A Story Written By Nitefury…
was 87, most federal government roads were still in good shape and coupled with the few number of vehicles available then, the journey was pretty much fast. By mid day, they were at Onitsha. The journey from Calabar to that point had been boring, as there was pretty much nothing of interest on the way. From one eastern village and town to the next.
She sat next to a lady who was traveling with a girl of about 4 years. When the journey began, one of the passengers stood up and began a prayer session, which was then followed by some bible passages and preaching. The man continued preaching for the next hour until they got to Ikot-Ekpene. By then, Ima like most of the passengers were already asleep.
She was lost in thoughts and had paid no attention to whatever it was the preacher man had to say. For the first time since the whole pregnancy issue came up, and realizing that its been a long while since she communicated with Jama, she feared if he had moved on with someone else. Would she be welcomed? What if there’s another lady in the house? The baby! What would she tell him happened to their child? These were the thoughts that kept reoccupying her mind, with her sleeping off severally.
At Onitsha, they stopped to refuel and picked up some Lagos bound passengers because the bus wasn’t full when they had left Calabar. This took only thirty minutes and they were back on the road. This was by far the biggest city she had seen with big houses stretching miles all around the city. The heavy duty trucks, the number of motor cyclists, the noise, the roadside refuse dumps, and the human traffic were way different from her rather developing and serene Calabar.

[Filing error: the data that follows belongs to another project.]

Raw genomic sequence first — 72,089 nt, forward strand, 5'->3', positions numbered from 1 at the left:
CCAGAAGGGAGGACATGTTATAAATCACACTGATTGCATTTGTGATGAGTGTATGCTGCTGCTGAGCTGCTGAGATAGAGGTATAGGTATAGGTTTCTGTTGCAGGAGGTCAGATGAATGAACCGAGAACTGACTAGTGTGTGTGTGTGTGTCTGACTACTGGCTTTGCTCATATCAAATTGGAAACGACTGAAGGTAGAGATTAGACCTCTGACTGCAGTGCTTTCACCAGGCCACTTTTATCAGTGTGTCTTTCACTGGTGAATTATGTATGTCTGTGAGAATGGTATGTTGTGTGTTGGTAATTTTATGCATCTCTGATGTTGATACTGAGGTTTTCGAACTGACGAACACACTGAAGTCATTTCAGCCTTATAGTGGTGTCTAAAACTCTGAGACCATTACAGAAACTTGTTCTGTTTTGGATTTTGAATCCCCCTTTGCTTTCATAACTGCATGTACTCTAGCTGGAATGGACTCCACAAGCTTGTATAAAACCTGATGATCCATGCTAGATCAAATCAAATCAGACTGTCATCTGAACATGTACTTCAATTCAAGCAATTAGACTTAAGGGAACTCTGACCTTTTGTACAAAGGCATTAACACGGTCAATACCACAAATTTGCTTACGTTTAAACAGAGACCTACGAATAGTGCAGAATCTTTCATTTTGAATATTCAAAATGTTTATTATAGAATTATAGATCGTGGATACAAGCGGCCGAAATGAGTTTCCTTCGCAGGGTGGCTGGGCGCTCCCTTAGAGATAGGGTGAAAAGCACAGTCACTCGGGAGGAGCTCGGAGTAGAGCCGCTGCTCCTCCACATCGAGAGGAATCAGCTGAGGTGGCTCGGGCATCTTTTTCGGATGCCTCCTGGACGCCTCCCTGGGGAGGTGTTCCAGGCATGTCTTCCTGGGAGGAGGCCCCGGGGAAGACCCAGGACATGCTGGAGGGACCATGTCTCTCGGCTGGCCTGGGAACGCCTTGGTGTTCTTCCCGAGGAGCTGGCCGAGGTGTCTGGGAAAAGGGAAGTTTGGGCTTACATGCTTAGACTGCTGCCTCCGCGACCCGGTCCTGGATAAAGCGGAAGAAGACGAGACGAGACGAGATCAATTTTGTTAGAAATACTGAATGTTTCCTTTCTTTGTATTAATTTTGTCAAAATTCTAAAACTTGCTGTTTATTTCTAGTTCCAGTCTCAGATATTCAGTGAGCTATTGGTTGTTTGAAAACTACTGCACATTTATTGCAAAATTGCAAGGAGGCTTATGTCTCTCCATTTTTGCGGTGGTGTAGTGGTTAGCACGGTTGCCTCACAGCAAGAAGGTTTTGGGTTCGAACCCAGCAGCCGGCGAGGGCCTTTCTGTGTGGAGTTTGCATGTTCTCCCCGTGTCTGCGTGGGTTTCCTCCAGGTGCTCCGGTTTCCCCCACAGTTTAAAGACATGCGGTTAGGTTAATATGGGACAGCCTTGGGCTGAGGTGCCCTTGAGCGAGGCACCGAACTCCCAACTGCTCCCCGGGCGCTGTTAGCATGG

For Ima, the Itu bridge (linking Cross River and Akwa Ibom) was just about the longest she had ever seen, so by the time she set her eyes on the famous Niger bridge, she marveled at the beauty and length of it. Before now, she hadn’t really spoken to the lady sitting next to her, but she couldn’t help ask the lady “Is this the Niger bridge?” just to be sure.
“Yes it is” the woman replied surprised she had asked her a question after keeping to herself for most part of the journey.
“It’s so long.. The water looks scary” she said beaming with smile as she looked out through the window.
Curiosity had the better part of the lady prompting her to ask “Is this your first time travelling to Lagos?”
“Yes” she replied calmly looking away from the window realizing her excitement at the bridge had betrayed the “I know where I’m going” script she had been acting right from when she entered the bus. Having been told of how rough Lagos was by friends, they had also told her the best way to act was not to show you didn’t know your way around. According to them, people might sell/cheat/rob/molest you with the pretext of trying to help you find your way.
“I see.” The lady said. “So what are you going to do in Lagos and who’s they to welcome you?” she probed further. This was an opportunity for her to engage the pretty young girl whose dressing and comportment had impressed her for most part of the Journey.